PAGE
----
- The Washington Times - Tuesday, March 27, 2001

Metro riders, already a captive audience for hundreds of commercial pitches sprinkled throughout the system, are being dangled as bait in a new plan that would give single advertisers the exclusive rights to specific stations.

Ralph Frisbee, Metro's manager of advertising and promotions, said the proposal would give advertisers an opportunity to make a statement by buying up at a premium every available advertising slot at a station.

Metro intends to add new ad spaces on station walls and floors. Those new spaces could net the transit agency an extra $495,000 a year at the three heavily traveled stations where the concept will be tested Metro Center, Gallery Place-Chinatown and National Airport.

As many as 600,000 riders a day use Metro.

Transportation Displays, the company Metro has contracted to look at which stations would be the most amenable to the single-station concept, also flagged Union Station and Farragut North as possible contenders.

If the plan is approved, the exclusivity deals will be available to any advertiser from retailers to advocacy groups and political candidates willing to pay to reach Metro riders.

"There is no prohibition at all on political advertising none," Mr. Frisbee said. "We have to remain pretty content-neutral … in that we can't pick and choose what advertisements go up."

Any advertising political or commercial that is vulgar or obscene would be rejected. In January, Metro accepted an ad from Change the Climate, a group that supports legalized marijuana, after the ad had been rejected by other transit agencies across the country.

"I think any time you open advertising, you run some risk that that could happen," Mr. Frisbee said of the potential for objectionable ads.

Metro's board will vote on whether to allow the single-station advertising at its May board meeting. If approved, advertisements will go up by late summer or early fall, Mr. Frisbee said.

Last week, the board's operations committee was given a sneak peek at how the single-station ad plan would work, using the tony vacation company Club Med as an example.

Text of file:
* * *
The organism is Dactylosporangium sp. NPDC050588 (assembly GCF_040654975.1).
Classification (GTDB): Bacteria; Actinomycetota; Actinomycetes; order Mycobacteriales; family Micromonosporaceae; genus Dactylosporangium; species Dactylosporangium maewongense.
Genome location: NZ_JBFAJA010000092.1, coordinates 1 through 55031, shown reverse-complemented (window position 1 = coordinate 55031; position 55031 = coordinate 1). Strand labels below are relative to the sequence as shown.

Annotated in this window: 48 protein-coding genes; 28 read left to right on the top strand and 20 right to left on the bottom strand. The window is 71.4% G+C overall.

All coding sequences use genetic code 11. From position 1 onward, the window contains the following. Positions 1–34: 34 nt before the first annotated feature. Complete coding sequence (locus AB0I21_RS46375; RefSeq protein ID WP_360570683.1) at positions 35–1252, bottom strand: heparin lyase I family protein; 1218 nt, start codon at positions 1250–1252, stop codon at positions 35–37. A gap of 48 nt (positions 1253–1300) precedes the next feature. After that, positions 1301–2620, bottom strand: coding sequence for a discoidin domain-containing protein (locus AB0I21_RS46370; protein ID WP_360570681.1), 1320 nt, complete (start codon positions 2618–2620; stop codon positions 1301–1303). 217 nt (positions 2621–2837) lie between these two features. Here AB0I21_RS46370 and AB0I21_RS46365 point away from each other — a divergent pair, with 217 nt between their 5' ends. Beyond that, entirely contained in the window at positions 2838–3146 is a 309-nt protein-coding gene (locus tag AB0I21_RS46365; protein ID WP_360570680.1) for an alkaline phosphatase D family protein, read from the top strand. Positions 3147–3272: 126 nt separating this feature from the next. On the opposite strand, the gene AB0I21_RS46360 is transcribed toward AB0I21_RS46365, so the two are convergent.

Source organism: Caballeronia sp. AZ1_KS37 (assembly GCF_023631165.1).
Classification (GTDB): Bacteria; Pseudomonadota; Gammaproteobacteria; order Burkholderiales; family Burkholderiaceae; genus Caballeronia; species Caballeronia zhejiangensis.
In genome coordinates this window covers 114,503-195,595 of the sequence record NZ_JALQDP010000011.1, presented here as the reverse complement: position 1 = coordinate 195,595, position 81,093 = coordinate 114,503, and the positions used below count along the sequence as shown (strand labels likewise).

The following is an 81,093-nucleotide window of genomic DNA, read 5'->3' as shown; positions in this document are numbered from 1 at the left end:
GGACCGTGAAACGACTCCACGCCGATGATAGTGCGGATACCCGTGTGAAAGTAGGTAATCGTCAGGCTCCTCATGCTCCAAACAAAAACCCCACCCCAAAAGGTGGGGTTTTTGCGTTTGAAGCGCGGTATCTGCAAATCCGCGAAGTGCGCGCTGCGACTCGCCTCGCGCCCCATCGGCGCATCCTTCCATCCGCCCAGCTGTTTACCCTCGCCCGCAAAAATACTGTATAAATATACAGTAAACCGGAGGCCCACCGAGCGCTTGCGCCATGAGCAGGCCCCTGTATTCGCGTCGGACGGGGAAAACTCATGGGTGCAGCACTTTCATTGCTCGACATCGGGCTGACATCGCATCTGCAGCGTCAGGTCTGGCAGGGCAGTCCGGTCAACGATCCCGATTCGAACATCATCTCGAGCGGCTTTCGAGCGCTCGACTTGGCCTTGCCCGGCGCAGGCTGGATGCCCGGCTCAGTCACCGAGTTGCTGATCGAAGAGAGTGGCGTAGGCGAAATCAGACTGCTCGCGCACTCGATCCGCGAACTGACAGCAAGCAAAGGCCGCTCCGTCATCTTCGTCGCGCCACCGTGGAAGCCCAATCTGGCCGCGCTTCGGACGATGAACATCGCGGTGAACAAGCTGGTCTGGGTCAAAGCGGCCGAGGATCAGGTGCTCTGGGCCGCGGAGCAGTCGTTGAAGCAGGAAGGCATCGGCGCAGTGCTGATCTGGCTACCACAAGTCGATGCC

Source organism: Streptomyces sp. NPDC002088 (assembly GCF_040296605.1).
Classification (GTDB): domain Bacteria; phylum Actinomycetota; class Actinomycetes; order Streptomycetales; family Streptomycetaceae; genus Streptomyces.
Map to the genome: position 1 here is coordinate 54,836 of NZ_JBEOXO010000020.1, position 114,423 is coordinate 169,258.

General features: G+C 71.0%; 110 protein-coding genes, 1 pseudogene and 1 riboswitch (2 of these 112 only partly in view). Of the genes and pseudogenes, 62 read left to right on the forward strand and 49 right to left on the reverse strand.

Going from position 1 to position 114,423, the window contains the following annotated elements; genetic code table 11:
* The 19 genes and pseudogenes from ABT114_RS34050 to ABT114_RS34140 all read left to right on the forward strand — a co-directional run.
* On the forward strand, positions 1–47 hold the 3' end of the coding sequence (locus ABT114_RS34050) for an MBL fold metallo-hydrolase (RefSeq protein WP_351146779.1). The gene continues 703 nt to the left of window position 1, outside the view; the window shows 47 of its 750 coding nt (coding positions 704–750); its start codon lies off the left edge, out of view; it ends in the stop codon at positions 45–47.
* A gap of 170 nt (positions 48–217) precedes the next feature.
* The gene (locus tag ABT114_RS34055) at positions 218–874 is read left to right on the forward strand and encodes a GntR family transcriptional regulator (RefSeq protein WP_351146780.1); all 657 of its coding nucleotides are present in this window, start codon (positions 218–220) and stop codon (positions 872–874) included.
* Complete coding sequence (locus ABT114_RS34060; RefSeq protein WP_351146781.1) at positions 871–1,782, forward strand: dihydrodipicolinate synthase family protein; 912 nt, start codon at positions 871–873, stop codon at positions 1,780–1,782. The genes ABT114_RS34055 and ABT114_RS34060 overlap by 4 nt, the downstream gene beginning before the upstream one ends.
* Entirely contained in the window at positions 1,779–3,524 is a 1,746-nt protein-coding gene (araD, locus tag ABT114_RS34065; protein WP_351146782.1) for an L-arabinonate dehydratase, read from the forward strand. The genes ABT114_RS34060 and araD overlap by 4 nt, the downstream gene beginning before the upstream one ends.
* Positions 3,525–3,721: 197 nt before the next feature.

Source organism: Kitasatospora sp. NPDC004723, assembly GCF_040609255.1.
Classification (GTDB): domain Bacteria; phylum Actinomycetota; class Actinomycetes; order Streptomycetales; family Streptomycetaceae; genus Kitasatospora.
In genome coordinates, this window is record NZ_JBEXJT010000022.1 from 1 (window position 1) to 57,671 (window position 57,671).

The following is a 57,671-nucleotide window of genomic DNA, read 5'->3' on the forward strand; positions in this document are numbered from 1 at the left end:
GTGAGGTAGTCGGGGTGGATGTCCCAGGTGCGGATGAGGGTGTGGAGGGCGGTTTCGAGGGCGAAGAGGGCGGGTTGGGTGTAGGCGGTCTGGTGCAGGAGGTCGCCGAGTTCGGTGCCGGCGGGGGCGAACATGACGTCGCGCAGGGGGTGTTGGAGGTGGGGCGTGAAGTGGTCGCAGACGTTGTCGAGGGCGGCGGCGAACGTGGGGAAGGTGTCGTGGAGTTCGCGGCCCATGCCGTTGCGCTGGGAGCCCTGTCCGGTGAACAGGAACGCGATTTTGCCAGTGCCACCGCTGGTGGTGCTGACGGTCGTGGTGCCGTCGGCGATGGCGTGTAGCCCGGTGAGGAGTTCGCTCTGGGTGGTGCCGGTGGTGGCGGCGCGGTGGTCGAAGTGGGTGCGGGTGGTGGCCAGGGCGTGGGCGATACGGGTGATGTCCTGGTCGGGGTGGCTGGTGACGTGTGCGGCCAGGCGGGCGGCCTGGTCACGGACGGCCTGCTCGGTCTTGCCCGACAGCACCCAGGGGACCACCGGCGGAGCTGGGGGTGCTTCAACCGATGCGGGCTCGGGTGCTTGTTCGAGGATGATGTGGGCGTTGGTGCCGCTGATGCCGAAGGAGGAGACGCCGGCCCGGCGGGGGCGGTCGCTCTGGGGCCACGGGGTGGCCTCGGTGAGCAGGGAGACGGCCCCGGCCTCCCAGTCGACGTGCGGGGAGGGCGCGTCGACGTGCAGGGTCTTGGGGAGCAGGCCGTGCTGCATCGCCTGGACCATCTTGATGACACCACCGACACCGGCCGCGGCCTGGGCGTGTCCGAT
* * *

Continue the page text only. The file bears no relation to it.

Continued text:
Mr. Frisbee said his goal is to attract business from blue-chip companies that can afford to make long-term investments in advertising.

A recent example of ad saturation came during the NBA All-Star weekend, when Adidas paid for numerous ads featuring Kobe Bryant at stations near MCI Center, where the game was played.

The single-station plan is part of Metro's expanded strategy to earn an additional $1.8 million a year in ad revenue from buses, rail cars and stations.

Jef I. Richards, chairman of the advertising department at the University of Texas, said Metro finds itself in the dubious position of needing more revenue, wanting to avoid offending anyone and ensuring First Amendment rights.

"Free speech certainly comes into play," Mr. Richards said. "There is certainly a danger that once you throw open the gates, it's open to everyone."

Some commuters may oppose more commercialization of what are supposed to be public places, Mr. Richards said.

"The biggest problems you are going to have is that people think it's ugly, and people don't like the invasiveness of advertising," Mr. Richards said.

Mr. Richards said Metro would be the latest government agency looking to advertising as a revenue source.

Public schools around the country, for example, have turned to corporate sponsorships to secure books, athletic uniforms and band instruments.

The Interior Department has even raised the idea of corporate sponsors for national parks.

In Boston, transit funding is so tight that officials there continue to offer permanent subway-station "naming rights" to the highest bidders though public backlash seems to have turned away corporate suitors.

Metro officials say the proposed exclusivity deals would not involve station names and would be in effect for a limited time.

The high cost of putting up dozens of ads in the stations may not pay off for advertisers looking to influence Maryland or Virginia congressional races, said Carl Forti, a spokesman with the National Republican Congressional Committee.

"It seems like an awful lot of money to spend to reach somewhat of a small audience," Mr. Forti said.

Special-interest groups seemed skeptical about the possibilities as well.

Kathleen Lyons, a spokeswoman for the National Education Association, said her group probably would stick with television and radio to get out its message. But she noted the inevitability of plans like the single-station Metro ads.

"Everywhere you go now, there is an ad," Ms. Lyons said.


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